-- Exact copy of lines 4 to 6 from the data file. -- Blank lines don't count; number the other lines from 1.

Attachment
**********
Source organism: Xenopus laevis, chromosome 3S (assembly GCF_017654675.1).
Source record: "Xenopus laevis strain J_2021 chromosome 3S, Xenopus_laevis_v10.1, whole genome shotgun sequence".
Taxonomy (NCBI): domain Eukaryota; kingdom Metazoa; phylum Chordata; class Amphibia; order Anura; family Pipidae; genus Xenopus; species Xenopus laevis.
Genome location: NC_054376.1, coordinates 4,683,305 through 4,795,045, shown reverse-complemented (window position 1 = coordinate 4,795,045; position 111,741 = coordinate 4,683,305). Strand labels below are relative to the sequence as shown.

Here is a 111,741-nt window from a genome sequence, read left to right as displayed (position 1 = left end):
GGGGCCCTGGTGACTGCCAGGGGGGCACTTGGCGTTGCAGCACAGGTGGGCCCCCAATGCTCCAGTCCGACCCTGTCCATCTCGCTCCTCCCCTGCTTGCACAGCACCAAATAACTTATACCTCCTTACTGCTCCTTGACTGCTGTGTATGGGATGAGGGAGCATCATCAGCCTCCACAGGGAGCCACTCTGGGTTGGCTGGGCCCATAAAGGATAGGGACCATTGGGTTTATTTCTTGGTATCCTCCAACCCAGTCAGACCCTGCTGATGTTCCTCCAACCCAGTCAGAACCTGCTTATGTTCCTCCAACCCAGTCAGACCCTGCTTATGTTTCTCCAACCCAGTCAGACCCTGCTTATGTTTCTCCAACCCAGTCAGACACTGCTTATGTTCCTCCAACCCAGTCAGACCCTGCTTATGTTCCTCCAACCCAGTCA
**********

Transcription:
Genome location: NC_054376.1, coordinates 4,683,305 through 4,795,045, shown reverse-complemented (window position 1 = coordinate 4,795,045; position 111,741 = coordinate 4,683,305). Strand labels below are relative to the sequence as shown.

Here is a 111,741-nt window from a genome sequence, read left to right as displayed (position 1 = left end):
GGGGCCCTGGTGACTGCCAGGGGGGCACTTGGCGTTGCAGCACAGGTGGGCCCCCAATGCTCCAGTCCGACCCTGTCCATCTCGCTCCTCCCCTGCTTGCACAGCACCAAATAACTTATACCTCCTTACTGCTCCTTGACTGCTGTGTATGGGATGAGGGAGCATCATCAGCCTCCACAGGGAGCCACTCTGGGTTGGCTGGGCCCATAAAGGATAGGGACCATTGGGTTTATTTCTTGGTATCCTCCAACCCAGTCAGACCCTGCTGATGTTCCTCCAACCCAGTCAGAACCTGCTTATGTTCCTCCAACCCAGTCAGACCCTGCTTATGTTTCTCCAACCCAGTCAGACCCTGCTTATGTTTCTCCAACCCAGTCAGACACTGCTTATGTTCCTCCAACCCAGTCAGACCCTGCTTATGTTCCTCCAACCCAGTCA